Warren Beatty, Madonna, Al Pacino. Directed by Beatty. 1990. PG. (Buena Vista tape, 105 min., Hi-Fi stereo, DS, $92.95)

Beatty's "Dick Tracy" was meant to be a blockbuster, one of those big movies that really have only one function: gross $200 million or die trying. At least that's what the Disney studio thought. And what star and director Beatty said he thought. But Beatty, that sly, elusive, curiously gifted man, had an agenda that was certainly hidden from Disney and may have been at least partially hidden from himself. That was to produce an expensive, popular entertainment that was also, of all things, an experimental movie.

It never quite made blockbuster status, financially speaking -- and, at least on the big theatrical screen, his experiment didn't quite work out, either. It is only now, projecting the video edition of "Dick Tracy" on the less spacious television screen, that we can see (and appreciate) Beatty's work in its proper perspective.

The thesis Beatty was testing is this: Can sheer style -- carefully calculated, meticulously executed -- grasp and hold our attention for the length of a movie particularly when the limits of that style preclude narrative complexity and richness of character, the very elements on which movies usually depend to sustain our interests?

Many movies are condemned for being mere "comic strips" -- weightless, fast-moving, two dimensional, easy to absorb. But no non-animated films have gone to the lengths that Beatty, his production designer (Richard Sylbert) and his director of photography (Vittorio Storaro) did in finding the cinematic equivalents of the Sunday comic strip.

This was more than a matter of bold colors flatly applied (the primaries plus black and white for sympathetic characters; the secondaries, iridescently toned, for villians), for Storaro used diffusions filters to impart a slight blurriness to his images -- the equivalent of off-register printing.

Better still, Beatty has duplicated the way comics frame their subjects (very geometrically, without much depth of field) and wittily adapted their conventions of visual placing (you can't do tracking shots in a static visual medium, but you can wake up the eye with radical changes of angle, alternating extreme wide shots with tight close-ups, or by going to very high or very low points of view).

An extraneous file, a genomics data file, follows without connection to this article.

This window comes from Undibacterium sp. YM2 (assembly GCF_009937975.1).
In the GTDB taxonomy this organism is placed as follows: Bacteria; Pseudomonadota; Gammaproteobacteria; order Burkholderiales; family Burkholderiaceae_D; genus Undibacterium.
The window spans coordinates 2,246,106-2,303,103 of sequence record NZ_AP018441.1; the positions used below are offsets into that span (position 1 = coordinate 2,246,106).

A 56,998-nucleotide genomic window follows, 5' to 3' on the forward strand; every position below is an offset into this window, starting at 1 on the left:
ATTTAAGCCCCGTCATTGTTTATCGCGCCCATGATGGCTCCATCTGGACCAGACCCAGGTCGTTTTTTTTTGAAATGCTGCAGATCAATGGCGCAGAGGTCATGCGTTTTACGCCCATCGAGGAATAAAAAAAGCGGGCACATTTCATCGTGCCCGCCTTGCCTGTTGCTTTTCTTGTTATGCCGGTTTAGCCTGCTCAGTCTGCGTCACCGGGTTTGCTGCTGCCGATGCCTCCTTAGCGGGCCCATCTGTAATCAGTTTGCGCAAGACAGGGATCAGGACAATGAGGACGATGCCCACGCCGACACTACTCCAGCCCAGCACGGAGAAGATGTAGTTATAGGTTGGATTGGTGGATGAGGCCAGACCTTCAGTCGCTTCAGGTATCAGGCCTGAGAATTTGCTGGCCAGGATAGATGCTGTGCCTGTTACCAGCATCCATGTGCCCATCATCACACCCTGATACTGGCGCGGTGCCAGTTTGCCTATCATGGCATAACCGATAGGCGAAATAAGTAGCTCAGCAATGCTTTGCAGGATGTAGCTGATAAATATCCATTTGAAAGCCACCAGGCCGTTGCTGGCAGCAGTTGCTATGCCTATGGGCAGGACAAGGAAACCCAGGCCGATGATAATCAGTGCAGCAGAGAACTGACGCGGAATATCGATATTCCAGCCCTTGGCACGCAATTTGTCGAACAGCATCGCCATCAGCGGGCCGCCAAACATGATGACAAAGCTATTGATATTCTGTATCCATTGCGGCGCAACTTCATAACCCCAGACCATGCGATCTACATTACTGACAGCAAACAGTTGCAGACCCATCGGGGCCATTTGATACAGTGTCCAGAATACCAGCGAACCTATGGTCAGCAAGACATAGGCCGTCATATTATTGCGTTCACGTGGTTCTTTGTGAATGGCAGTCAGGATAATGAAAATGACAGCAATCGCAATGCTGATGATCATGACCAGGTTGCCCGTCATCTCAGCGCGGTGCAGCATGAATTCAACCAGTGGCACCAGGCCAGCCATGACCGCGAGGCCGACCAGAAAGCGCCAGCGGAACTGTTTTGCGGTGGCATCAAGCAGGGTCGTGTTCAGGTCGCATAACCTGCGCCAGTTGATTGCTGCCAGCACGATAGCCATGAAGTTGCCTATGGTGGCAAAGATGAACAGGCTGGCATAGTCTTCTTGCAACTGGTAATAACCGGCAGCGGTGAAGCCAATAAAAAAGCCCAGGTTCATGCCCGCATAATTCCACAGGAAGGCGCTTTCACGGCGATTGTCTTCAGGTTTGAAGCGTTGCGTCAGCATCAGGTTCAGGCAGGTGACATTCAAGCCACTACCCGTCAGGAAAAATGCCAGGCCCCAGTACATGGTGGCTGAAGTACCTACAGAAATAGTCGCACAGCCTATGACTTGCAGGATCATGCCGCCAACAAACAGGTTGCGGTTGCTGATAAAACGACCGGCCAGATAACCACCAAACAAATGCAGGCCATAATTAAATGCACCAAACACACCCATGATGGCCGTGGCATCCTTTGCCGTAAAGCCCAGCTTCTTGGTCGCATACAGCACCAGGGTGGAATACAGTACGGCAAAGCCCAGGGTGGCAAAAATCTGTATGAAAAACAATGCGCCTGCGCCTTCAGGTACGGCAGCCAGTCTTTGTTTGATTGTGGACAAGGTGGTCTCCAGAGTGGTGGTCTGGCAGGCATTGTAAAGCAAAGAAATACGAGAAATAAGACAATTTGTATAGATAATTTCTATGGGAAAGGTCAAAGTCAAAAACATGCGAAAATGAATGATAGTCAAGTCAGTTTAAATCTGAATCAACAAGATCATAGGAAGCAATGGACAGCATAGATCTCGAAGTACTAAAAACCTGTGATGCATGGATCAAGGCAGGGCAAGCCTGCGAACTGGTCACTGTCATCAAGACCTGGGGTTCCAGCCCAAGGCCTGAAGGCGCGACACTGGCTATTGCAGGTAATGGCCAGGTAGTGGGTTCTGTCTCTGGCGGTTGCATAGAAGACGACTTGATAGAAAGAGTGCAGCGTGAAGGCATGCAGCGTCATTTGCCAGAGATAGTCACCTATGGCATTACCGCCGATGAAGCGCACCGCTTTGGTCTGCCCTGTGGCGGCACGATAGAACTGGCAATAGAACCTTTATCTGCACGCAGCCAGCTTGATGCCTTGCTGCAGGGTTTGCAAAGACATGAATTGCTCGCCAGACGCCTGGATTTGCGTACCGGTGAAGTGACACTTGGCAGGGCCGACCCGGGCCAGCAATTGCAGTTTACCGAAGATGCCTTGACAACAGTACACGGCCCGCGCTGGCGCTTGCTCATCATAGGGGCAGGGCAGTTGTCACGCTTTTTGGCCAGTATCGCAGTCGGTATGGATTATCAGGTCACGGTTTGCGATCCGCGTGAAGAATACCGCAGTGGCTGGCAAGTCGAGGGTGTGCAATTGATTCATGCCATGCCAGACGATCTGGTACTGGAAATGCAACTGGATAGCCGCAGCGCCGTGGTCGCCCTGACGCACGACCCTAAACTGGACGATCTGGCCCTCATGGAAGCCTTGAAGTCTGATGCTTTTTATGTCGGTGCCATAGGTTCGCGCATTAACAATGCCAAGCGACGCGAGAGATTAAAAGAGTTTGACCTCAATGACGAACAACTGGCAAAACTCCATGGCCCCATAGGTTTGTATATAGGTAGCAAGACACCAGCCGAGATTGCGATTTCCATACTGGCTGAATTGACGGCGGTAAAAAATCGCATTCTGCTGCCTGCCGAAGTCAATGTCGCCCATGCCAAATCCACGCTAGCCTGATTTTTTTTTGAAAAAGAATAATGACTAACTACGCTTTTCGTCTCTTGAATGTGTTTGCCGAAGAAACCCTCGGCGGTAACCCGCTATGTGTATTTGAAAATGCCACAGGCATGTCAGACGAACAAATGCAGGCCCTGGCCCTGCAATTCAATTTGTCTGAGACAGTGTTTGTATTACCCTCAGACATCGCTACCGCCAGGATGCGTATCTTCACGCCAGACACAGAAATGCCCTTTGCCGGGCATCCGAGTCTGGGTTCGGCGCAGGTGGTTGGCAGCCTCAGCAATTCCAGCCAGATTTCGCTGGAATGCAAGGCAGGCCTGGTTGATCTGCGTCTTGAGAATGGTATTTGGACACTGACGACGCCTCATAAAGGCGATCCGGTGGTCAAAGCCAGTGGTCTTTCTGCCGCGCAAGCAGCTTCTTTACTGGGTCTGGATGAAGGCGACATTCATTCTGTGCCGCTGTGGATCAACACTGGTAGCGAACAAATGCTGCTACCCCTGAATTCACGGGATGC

Wowed as I was by the care and invention that went into creating the look of "Dick Tracy," I also grew restive with it in the theater. The movie's manner could only carry a very straightforward story: square, stalwart detective vs. comically evil crimelord (nicely overplayed by Al Pacino); emotionally inarticulate hero caught between good girl Tess Trueheart (Glenne Headly) and handsomely endowed bad girl Breathless Mahoney (Madonna, who gets to sing Stephen Sondheim's superb songs) -- and caught as well in a conflict over whether to adopt an orphan, Kid (Charlie Korsmo, who gives the movie's most consistently lively performance). These are archetypal situations, involving archetypal characters, and one was never in any suspense about how they would develop. Sure enough, they turned out as they always have and always will in pop fiction.

Worse, the impersonation of the secondary villains Chester Gould developed for his comic strip -- Flattop, Prune Face and the rest -- stopped with their makeup, with the actors never given anything to do that would match the outlandishness of their appearances. They are, however, worth a second glance on the home screen, which closer in dimensions to their comic page home.

The smaller scale of "Dick Tracy" on video does not ask more of the characters than they can give, and suddenly they seem quicker, funnier, less strained than they did previously. They grab furiously at our attention and then hold it comfortably, without diminishing our original admiration for the compulsively controlled stylishness Beatty and his colleagues worked out for their presentation.